Both Cormack and Furberg are
confident that they have enough
capacity to satisfy demand, but their
SIM cards are still sold at a premium
in some parts of the country.
Furberg noted that this would soon
be over. It took only three years for
SIM card prices to fall from $200 to
“It will take a while to reach out to
all who are not used to buying their
own SIM cards. Before, due to the
high prices, they had to win a lottery
to get a SIM card. Meanwhile, the
entire area of Myanmar is not yet cov-
Noting that competition is always
good for customers who have more
choices of mobile technology and
internet service, Cormack sees
immense opportunity. Ooredoo’s 3G
network is ready to deliver 4G when
the time comes.
Ooredoohas set its sights on bridging Myanmar’s gender gap in technology and promoting the female digital
economy through a variety of initiatives, including the Connected
Women’s Conference in October
&Ideabox’s Geek Girls community,
which spurs female development in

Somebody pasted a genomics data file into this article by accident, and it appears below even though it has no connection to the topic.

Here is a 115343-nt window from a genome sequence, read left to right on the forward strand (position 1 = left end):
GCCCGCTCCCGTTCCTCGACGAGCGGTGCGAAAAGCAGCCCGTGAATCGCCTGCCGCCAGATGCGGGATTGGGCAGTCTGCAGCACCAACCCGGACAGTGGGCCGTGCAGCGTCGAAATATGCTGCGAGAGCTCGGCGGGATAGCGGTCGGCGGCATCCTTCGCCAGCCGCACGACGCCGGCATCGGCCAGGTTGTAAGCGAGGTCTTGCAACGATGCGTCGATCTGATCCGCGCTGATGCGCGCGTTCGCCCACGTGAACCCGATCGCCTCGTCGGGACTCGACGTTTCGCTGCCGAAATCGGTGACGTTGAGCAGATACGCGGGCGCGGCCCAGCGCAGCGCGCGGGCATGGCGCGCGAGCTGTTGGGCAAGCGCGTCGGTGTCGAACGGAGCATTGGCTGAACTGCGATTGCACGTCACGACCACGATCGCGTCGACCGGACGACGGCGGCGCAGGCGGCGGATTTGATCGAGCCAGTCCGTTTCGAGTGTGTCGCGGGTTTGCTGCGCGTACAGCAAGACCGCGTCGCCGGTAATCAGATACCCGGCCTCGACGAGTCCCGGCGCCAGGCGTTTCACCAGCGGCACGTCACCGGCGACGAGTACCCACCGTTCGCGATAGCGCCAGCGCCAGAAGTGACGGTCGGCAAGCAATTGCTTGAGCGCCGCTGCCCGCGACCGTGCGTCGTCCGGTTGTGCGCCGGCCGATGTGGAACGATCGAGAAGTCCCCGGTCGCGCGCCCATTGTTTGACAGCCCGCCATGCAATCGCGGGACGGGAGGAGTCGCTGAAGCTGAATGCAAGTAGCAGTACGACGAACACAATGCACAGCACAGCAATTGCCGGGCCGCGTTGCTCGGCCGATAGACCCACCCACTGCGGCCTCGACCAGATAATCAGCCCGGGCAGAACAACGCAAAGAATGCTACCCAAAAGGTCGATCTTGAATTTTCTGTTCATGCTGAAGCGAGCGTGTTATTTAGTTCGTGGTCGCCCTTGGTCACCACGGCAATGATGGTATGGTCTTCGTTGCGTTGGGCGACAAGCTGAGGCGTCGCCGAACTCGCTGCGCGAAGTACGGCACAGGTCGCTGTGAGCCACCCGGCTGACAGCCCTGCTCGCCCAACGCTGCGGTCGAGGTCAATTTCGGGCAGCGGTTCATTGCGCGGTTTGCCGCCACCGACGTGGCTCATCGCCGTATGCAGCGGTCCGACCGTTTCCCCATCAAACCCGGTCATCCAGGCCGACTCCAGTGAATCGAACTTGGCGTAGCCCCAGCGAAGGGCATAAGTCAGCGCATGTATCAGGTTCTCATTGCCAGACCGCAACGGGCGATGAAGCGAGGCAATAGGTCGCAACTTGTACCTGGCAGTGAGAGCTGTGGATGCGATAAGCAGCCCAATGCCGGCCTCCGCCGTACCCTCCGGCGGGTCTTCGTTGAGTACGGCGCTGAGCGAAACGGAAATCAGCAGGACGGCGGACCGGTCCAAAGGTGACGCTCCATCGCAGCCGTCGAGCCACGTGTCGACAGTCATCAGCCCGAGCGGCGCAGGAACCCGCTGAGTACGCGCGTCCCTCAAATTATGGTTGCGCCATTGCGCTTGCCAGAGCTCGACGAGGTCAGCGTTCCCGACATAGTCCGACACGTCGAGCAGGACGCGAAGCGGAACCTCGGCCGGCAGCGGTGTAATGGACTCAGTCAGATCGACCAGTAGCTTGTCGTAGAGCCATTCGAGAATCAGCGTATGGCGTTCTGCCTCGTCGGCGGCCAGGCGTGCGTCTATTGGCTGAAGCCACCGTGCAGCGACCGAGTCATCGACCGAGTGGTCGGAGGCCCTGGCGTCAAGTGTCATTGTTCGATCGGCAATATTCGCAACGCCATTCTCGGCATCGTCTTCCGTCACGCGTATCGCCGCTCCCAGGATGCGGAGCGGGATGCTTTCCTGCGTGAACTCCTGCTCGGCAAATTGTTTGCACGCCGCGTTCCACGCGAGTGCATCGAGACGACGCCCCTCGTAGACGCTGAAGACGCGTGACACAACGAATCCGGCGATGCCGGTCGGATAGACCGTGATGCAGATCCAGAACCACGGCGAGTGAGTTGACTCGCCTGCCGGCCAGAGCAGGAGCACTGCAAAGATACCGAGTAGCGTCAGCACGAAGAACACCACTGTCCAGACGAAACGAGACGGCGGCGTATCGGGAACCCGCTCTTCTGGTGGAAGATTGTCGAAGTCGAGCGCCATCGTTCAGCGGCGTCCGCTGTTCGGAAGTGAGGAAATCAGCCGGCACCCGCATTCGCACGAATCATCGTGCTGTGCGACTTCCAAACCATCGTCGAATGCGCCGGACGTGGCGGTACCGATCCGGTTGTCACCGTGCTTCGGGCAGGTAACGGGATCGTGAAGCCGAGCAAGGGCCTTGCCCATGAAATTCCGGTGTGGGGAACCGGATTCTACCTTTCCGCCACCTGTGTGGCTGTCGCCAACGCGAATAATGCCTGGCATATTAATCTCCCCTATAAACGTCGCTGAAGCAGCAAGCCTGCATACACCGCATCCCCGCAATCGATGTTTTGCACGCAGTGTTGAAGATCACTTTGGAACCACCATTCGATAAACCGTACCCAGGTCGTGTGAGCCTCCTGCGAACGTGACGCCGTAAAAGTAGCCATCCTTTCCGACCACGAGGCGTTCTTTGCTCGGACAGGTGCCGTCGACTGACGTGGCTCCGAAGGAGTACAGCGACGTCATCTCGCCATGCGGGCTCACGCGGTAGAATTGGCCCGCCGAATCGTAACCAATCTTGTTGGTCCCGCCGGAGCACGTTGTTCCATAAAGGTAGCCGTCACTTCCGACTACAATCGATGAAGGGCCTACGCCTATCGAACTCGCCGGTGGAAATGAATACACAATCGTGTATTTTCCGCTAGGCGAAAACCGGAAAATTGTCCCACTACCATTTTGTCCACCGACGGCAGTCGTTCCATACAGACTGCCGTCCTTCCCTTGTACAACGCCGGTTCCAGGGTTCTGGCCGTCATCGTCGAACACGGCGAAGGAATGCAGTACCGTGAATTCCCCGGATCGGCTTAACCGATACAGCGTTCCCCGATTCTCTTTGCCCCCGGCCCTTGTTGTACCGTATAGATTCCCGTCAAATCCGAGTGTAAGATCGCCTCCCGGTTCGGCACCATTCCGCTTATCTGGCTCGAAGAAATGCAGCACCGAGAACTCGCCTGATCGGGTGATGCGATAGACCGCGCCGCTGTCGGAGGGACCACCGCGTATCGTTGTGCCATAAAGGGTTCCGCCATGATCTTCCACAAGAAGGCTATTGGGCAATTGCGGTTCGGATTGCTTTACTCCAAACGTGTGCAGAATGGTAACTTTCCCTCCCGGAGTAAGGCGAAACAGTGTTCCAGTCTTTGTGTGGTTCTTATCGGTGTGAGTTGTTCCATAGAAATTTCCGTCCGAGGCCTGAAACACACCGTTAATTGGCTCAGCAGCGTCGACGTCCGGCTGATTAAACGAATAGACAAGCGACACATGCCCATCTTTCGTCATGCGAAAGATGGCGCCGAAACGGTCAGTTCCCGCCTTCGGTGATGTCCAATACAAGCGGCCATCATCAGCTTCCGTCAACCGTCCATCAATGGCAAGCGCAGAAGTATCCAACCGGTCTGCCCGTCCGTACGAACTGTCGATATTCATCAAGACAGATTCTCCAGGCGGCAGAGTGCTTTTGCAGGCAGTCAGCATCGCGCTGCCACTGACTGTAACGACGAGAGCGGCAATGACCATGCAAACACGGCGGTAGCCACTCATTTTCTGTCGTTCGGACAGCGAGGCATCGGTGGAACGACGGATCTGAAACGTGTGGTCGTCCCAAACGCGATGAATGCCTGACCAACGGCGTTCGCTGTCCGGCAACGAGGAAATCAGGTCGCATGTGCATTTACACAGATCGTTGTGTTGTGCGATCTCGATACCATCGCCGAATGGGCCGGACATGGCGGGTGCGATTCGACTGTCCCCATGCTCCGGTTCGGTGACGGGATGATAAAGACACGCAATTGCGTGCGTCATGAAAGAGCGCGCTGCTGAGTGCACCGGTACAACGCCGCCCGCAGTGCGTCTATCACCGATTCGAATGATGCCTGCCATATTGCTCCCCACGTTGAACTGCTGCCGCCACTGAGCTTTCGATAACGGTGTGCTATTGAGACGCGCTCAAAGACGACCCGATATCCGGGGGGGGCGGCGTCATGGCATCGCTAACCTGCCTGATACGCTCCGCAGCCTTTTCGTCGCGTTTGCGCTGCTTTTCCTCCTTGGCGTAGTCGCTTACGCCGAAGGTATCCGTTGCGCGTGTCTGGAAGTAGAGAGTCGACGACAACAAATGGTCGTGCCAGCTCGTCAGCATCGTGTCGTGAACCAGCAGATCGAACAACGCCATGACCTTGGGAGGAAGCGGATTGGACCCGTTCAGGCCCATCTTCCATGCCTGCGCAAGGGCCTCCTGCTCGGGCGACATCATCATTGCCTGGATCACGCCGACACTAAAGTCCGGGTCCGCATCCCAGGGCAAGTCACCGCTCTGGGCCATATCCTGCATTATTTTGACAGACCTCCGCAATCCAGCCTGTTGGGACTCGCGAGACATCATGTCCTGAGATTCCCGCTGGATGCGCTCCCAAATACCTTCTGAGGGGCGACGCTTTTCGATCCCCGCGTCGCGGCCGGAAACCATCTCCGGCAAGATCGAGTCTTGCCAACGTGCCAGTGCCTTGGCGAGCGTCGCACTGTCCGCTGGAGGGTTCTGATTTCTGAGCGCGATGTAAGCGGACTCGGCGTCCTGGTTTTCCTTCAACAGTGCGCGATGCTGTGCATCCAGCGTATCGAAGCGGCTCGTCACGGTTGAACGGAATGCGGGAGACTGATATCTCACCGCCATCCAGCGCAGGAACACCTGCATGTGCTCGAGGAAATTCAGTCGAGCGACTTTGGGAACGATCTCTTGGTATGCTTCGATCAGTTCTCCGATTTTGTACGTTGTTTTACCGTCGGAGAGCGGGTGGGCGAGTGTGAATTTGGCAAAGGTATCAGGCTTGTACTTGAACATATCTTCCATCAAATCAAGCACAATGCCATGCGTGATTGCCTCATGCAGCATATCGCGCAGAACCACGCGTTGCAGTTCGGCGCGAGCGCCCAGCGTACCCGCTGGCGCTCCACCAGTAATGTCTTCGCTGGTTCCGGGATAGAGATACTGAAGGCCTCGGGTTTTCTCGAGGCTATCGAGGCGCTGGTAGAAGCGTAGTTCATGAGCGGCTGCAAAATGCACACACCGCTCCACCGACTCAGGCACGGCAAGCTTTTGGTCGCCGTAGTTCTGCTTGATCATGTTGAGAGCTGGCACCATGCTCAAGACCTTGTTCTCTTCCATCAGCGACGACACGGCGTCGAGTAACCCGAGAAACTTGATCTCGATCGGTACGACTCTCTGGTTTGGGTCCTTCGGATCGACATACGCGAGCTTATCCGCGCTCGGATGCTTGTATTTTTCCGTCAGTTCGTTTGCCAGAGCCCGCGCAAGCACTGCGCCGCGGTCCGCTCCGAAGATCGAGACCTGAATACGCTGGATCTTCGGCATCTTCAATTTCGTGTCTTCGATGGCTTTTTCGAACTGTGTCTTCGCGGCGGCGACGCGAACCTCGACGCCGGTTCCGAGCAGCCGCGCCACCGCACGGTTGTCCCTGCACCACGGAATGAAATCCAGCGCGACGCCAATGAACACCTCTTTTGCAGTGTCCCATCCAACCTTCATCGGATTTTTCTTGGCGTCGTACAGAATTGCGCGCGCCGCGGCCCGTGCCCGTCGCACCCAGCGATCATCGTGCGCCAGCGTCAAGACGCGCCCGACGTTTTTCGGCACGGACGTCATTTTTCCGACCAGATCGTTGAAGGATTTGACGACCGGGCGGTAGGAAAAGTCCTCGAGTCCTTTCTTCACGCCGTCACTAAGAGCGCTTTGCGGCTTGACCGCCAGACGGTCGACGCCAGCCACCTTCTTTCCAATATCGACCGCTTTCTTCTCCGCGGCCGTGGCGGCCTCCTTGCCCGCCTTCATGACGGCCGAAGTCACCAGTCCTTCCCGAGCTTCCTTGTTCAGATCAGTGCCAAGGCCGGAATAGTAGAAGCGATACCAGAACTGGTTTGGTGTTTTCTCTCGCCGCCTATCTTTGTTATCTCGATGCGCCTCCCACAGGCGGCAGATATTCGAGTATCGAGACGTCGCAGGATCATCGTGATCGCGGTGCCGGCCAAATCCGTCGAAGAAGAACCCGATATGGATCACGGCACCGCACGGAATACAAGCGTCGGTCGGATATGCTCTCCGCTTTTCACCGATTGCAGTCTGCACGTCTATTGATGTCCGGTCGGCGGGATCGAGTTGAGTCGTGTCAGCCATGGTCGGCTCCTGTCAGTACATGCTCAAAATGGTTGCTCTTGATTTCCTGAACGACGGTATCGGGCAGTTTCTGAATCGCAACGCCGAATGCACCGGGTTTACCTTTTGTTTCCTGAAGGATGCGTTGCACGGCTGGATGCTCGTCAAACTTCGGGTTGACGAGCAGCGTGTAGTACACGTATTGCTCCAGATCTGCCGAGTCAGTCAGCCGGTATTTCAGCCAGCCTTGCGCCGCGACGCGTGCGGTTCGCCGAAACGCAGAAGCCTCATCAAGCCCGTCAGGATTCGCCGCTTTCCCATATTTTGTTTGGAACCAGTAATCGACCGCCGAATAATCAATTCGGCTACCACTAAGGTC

Myanmar’s tech revolution. Looking
beyond Myanmar’s towns and cities,
this is also about educating people,
particularly low income and rural
communities, about the benefits of
technology, of being connected and of
digital inclusion.
“We saw a great opportunity to
break down the barriers that were preventing people from accessing these
services, and getting online,” Cormack
said, adding that Ooredoo is materialising the government’s aim to leapfrog
their country technologically, socially
and economically.
“Over a year ago, around 10 per cent
of the country’s population was estimated to have mobile-phone access.
Ooredoo has committed to making this
97 per cent in five years’ time.”
US $
Euro ¤
Singapore $
Source: KBZ Bank
MYANMAR IN FOCUS, Monday, February 2, 2015
Myanmar ranked 161st
freest economy in world
WITH a score of 46.9 in the Heritage
Foundation’s “Index of Economic
Freedom 2015”, Myanmar needs to
improve many areas of its economy to
keep up with countries in the region
and the world.
Myanmar’s score is well below the
regional average of 58.8 and the world
average of 60.4, ranking it the 161st freest economy in the world.
Published in cooperation with Wall
Street Journal, the report ranked
Myanmar 38th out of 42 countries in
the Asia-Pacific region.
However, the overall score is a 0.4point improvement over last year.
There has been improvement in five of
the 10 economic freedoms – including
freedom from corruption, labour and
monetary. The economy, however, saw
substantial decline in control over government spending.
“Over the past five years, economic
freedom in Burma has advanced by
about 9.0 points, the second-best
improvement among graded countries.